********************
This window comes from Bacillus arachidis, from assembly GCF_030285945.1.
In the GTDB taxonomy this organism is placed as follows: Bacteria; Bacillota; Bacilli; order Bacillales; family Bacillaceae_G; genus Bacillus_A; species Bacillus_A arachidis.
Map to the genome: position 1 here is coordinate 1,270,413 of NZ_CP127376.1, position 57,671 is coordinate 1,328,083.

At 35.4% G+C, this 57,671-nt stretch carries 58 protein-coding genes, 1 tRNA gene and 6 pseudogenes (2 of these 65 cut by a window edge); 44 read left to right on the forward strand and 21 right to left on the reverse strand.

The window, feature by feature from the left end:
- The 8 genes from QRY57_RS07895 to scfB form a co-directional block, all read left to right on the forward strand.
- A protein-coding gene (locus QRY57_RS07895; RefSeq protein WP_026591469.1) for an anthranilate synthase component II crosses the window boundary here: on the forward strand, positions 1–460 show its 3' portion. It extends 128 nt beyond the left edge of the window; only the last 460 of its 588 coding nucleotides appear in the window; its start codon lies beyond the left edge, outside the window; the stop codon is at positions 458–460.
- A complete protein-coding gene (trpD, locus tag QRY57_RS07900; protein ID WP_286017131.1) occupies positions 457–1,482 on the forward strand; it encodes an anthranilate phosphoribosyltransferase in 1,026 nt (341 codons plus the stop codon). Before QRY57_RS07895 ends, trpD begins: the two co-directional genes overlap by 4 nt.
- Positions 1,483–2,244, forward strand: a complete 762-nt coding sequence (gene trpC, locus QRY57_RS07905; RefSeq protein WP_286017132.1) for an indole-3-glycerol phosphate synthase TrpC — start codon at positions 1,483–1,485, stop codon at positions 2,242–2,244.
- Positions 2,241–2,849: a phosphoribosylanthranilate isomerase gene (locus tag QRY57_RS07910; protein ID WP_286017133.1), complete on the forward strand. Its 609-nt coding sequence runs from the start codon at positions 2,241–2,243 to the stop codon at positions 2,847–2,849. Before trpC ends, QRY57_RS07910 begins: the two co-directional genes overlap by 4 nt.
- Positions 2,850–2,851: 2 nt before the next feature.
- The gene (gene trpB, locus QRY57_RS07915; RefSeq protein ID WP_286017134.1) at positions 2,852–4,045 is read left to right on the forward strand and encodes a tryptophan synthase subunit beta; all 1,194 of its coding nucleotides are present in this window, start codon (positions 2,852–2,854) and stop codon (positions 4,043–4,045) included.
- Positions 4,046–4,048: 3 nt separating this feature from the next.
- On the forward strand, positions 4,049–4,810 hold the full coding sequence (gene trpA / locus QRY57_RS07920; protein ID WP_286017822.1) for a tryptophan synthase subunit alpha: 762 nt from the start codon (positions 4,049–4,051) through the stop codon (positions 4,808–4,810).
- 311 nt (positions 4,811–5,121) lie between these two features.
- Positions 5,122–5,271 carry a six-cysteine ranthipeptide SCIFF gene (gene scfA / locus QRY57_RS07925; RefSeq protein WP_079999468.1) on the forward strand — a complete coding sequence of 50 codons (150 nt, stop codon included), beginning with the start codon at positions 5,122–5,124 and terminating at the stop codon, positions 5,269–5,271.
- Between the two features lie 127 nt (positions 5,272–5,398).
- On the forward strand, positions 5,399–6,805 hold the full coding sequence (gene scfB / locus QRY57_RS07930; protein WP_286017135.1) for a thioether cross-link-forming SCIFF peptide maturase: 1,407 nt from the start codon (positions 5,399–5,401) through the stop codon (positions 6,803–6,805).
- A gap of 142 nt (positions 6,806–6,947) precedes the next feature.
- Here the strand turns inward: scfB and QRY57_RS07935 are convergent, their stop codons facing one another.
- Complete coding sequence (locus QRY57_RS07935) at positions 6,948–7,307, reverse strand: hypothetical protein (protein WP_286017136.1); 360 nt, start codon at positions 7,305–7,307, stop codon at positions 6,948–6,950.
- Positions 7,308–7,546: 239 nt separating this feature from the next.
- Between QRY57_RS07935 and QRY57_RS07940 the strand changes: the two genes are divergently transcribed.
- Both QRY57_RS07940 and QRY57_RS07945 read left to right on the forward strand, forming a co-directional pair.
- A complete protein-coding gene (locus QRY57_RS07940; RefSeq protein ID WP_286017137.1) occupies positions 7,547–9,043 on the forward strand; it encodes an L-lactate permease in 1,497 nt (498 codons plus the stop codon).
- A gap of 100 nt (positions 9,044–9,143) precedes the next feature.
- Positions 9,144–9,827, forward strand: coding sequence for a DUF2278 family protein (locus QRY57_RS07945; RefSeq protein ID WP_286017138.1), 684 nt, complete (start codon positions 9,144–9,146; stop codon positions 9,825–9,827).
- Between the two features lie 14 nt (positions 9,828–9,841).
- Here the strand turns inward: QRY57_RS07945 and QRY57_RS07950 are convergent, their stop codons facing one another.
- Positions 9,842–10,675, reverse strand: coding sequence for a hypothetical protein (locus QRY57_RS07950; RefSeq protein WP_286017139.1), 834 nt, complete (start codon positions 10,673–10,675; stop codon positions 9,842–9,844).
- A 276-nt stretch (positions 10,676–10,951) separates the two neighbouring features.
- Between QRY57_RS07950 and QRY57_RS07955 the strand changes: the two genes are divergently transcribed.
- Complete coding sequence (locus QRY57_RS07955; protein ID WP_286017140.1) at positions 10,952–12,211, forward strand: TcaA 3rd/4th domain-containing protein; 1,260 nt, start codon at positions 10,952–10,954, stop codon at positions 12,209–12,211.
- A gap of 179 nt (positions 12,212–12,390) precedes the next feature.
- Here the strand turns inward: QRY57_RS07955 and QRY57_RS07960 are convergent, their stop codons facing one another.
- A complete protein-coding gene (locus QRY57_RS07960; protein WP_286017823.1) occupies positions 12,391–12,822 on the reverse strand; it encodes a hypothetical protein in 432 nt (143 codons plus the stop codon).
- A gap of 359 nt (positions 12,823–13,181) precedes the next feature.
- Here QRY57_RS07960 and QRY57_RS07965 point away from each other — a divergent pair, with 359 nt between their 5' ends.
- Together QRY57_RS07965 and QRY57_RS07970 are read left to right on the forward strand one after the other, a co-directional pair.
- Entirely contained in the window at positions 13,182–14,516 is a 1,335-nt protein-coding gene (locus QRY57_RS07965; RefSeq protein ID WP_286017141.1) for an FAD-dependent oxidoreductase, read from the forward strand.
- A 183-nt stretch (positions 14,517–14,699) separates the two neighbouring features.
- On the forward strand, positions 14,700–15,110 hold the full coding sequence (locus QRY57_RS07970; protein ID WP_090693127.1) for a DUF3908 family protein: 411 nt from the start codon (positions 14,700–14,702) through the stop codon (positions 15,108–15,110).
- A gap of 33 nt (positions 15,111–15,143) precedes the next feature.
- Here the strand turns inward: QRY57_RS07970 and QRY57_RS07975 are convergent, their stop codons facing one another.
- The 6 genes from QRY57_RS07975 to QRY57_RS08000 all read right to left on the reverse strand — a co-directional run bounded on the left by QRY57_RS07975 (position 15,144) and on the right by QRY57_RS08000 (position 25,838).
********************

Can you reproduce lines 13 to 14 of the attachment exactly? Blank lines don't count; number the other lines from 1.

- Positions 4,046–4,048: 3 nt separating this feature from the next.
- On the forward strand, positions 4,049–4,810 hold the full coding sequence (gene trpA / locus QRY57_RS07920; protein ID WP_286017822.1) for a tryptophan synthase subunit alpha: 762 nt from the start codon (positions 4,049–4,051) through the stop codon (positions 4,808–4,810).